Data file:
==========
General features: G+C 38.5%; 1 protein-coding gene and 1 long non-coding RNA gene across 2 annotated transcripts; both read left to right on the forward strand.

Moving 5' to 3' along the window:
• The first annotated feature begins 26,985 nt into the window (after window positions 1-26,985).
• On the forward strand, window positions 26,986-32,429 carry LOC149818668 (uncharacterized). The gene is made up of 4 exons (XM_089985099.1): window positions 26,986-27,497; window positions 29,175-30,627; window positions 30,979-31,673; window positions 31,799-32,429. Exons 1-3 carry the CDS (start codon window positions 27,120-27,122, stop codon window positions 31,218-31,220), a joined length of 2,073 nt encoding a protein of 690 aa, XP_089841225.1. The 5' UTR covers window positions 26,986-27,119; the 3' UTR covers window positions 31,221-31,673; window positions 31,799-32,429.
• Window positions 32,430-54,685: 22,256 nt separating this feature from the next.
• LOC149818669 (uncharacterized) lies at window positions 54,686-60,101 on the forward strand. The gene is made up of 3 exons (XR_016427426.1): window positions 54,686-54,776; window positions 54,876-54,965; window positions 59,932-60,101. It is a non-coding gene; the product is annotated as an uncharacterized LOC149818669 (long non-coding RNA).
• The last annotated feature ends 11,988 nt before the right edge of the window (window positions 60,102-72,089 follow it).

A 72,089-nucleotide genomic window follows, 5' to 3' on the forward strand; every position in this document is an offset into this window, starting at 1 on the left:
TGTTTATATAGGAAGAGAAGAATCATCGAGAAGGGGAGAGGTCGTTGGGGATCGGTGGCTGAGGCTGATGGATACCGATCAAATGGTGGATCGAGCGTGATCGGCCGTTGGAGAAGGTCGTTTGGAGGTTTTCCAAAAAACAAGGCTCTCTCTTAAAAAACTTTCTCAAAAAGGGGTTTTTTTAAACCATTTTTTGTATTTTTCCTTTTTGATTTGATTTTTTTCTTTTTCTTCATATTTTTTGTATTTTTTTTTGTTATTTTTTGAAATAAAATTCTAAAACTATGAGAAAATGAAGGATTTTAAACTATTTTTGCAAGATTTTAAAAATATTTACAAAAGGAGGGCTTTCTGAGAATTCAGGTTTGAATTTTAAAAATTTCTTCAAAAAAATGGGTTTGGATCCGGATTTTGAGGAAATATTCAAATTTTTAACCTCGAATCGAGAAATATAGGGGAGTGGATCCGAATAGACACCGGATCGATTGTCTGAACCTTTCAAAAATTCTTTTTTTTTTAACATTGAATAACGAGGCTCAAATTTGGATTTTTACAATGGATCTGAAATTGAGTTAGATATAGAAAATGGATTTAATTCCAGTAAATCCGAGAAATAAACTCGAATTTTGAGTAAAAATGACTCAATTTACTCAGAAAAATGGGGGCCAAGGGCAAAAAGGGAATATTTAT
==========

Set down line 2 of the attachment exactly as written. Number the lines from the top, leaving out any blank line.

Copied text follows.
Moving 5' to 3' along the window: